Behavioral Effects of a Modified Mediterranean Diet on Children with ADHD (MedDi)

Diet: A Stepping Stone along the Path to Self-Regulation

At this point in our evolution, VRF is interested in conducting studies that have a high probability of making an inroad into the reduction of violence in our society. We are now investigating a non-pharmaceutical intervention for children with ADHD in the form of the Mediterranean Diet that: (1) contains foods rich in essential nutrients; (2) discourages consumption of foods with few essential nutrients’ and (3) neither prohibits nor mandates any particular food items. In this regard, the Mediterranean Diet is not a rigid diet, but rather a set of eating practices traditionally found among people in countries that border the Mediterranean Sea:

  1. High consumption of fruits, vegetables, whole grains, and legumes
  2. Moderate consumption of fish and seafood
  3. Olive oil as the main source of dietary fat
  4. Reduced intake of refined carbohydrates and saturated fats

The Mediterranean Diet is thought to provide higher levels of nutrients that support optimal brain functioning, including maintenance of attention, working memory, impulse control, and mental flexibility.

In 1973 pediatrician Benjamin Feingold wrote that foods commonly found in children’s diets were largely responsible for the symptoms of ADHD. At about the same time, Nobel Laureate Linus Pauling was advocating for the treatment of behavior disorders by “the correction of innate or acquired chemical imbalances using amino acids, vitamins, minerals and other biochemicals.” Since then, reviews of controlled research studies on the “Feingold diet” have shown that elimination of various foods (e.g., sugar) has no lasting effect on ADHD symptoms. On the other hand, recent studies by the U.S. Department of Agriculture still report that more than 30% of all American children fail to meet minimum requirements for fruit and vegetable intake, and over 50% could be considered clinically malnourished.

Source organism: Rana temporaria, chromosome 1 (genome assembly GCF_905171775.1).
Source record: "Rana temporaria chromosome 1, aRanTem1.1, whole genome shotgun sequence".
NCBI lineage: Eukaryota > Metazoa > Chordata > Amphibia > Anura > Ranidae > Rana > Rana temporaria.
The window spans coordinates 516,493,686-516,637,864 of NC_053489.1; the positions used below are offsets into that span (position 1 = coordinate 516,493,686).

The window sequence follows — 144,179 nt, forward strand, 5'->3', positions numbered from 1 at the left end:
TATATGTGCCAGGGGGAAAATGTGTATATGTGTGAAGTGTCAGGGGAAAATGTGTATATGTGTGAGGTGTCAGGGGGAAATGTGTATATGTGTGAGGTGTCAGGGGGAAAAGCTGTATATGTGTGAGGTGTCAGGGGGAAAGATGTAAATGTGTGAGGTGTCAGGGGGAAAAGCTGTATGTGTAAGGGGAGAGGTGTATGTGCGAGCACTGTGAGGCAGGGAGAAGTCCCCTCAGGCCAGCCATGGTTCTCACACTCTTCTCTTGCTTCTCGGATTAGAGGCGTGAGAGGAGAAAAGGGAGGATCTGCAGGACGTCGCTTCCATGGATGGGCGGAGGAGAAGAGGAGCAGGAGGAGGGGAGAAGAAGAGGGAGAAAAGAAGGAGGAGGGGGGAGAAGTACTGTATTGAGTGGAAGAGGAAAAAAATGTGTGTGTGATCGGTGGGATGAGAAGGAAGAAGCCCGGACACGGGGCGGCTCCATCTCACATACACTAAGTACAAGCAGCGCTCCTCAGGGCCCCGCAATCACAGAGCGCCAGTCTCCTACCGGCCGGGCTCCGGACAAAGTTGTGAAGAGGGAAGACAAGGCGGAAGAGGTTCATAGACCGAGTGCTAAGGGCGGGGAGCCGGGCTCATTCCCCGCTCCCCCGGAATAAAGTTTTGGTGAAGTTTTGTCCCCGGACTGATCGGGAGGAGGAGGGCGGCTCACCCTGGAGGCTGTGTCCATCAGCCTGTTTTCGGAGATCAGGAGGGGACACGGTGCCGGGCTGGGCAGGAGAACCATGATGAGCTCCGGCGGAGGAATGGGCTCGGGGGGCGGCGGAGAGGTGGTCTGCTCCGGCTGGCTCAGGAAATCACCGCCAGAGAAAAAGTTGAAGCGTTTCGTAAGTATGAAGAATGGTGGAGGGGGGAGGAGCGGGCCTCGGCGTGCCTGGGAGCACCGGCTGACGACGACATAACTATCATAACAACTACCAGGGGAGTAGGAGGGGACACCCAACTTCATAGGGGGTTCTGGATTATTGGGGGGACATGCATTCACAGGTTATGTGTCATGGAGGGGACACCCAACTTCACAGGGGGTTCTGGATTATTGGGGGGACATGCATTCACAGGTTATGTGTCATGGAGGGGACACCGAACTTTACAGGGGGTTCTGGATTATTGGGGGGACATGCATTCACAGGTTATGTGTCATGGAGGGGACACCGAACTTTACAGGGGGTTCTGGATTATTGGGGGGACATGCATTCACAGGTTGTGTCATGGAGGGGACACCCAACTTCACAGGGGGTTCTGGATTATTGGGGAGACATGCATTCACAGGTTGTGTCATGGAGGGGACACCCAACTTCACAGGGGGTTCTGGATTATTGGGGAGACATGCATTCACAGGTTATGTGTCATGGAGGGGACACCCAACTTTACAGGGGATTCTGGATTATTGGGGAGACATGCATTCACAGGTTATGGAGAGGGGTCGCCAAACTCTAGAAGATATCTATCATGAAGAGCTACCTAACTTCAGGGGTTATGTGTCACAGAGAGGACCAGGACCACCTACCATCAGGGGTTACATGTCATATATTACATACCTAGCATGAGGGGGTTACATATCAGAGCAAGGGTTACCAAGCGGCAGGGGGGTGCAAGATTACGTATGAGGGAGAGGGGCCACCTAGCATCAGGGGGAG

While nutritional deficiencies are probably not sufficient in themselves to cause ADHD-like symptoms, these deficiencies may lower the threshold for inattentive and impulsive behavior, as has now been demonstrated in more than a dozen well- controlled studies of nutritional supplementation with vitamins, minerals and polyunsaturated fatty acids. Nevertheless, compliance remains a problem for children taking vitamin-mineral supplements, and parents become discouraged as behavioral changes associated with dietary supplements are neither sudden nor dramatic.

Clearly, the Mediterranean Diet has a great deal to recommend it, in terms of ameliorating the disorders of attention and emotional regulation that are found in conditions such as ADHD, a disorder that has been found to be associated with conduct problems that may often culminate in interpersonal violence. The primary end point of the study will be to reduce the specific symptoms of ADHD by systematically implementing MedDi in participating families.

VRF’s goals:

  1. Enable change through empowerment
  2. Reduce impairment
  3. Increase adaptability
  4. Create & disseminate a repeatable model

Study Design

Subjects. We will recruit up to 60 children, ages 9 through 12, all of whom will have been previously diagnosed with ADHD, using the criteria established in the Diagnostic and Statistical Manual of the American Psychiatric Association, 5th Edition (DSM-5). We obtain legal informed consent from the families of no fewer than 48 children. We will then randomly assign the 48 subjects to two study groups: Group 1 (24 subjects) will receive a Social Skills Training Program (SSTP) for six weeks, followed by MedDi Program for 24 weeks, followed by crossover to passive observation for 24 weeks. Group 2 (24 subjects) will receive SSTP for six weeks, followed by passive observation for 24 weeks, followed by crossover to MedDi Program for 24 weeks. Thus, children in both groups will be participating in the active treatment (MedDi) condition, but Group 2 will be delayed by 24 weeks. This is a standard “waiting group” design.